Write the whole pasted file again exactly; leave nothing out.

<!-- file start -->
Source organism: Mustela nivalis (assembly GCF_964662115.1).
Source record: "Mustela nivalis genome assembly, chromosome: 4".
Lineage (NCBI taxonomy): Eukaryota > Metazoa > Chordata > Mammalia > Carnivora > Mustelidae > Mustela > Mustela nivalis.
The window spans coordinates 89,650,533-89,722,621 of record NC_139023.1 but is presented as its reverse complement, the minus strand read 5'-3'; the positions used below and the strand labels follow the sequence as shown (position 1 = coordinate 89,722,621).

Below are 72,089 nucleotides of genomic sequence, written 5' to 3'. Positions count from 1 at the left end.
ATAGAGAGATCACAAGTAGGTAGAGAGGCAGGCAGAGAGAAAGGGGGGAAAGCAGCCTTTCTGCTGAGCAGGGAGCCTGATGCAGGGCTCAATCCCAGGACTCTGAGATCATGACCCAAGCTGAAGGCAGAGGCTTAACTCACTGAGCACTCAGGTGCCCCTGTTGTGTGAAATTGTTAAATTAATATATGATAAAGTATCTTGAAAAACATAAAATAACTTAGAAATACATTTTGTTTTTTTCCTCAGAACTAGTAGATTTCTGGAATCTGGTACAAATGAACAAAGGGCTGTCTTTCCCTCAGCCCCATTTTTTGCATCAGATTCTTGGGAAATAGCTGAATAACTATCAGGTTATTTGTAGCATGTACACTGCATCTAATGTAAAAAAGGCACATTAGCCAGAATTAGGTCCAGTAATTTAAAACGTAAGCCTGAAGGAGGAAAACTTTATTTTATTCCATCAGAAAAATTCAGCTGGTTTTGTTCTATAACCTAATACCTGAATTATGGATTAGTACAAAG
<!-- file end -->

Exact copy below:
Source organism: Mustela nivalis (assembly GCF_964662115.1).
Source record: "Mustela nivalis genome assembly, chromosome: 4".
Lineage (NCBI taxonomy): Eukaryota > Metazoa > Chordata > Mammalia > Carnivora > Mustelidae > Mustela > Mustela nivalis.
The window spans coordinates 89,650,533-89,722,621 of record NC_139023.1 but is presented as its reverse complement, the minus strand read 5'-3'; the positions used below and the strand labels follow the sequence as shown (position 1 = coordinate 89,722,621).

Below are 72,089 nucleotides of genomic sequence, written 5' to 3'. Positions count from 1 at the left end.
ATAGAGAGATCACAAGTAGGTAGAGAGGCAGGCAGAGAGAAAGGGGGGAAAGCAGCCTTTCTGCTGAGCAGGGAGCCTGATGCAGGGCTCAATCCCAGGACTCTGAGATCATGACCCAAGCTGAAGGCAGAGGCTTAACTCACTGAGCACTCAGGTGCCCCTGTTGTGTGAAATTGTTAAATTAATATATGATAAAGTATCTTGAAAAACATAAAATAACTTAGAAATACATTTTGTTTTTTTCCTCAGAACTAGTAGATTTCTGGAATCTGGTACAAATGAACAAAGGGCTGTCTTTCCCTCAGCCCCATTTTTTGCATCAGATTCTTGGGAAATAGCTGAATAACTATCAGGTTATTTGTAGCATGTACACTGCATCTAATGTAAAAAAGGCACATTAGCCAGAATTAGGTCCAGTAATTTAAAACGTAAGCCTGAAGGAGGAAAACTTTATTTTATTCCATCAGAAAAATTCAGCTGGTTTTGTTCTATAACCTAATACCTGAATTATGGATTAGTACAAAG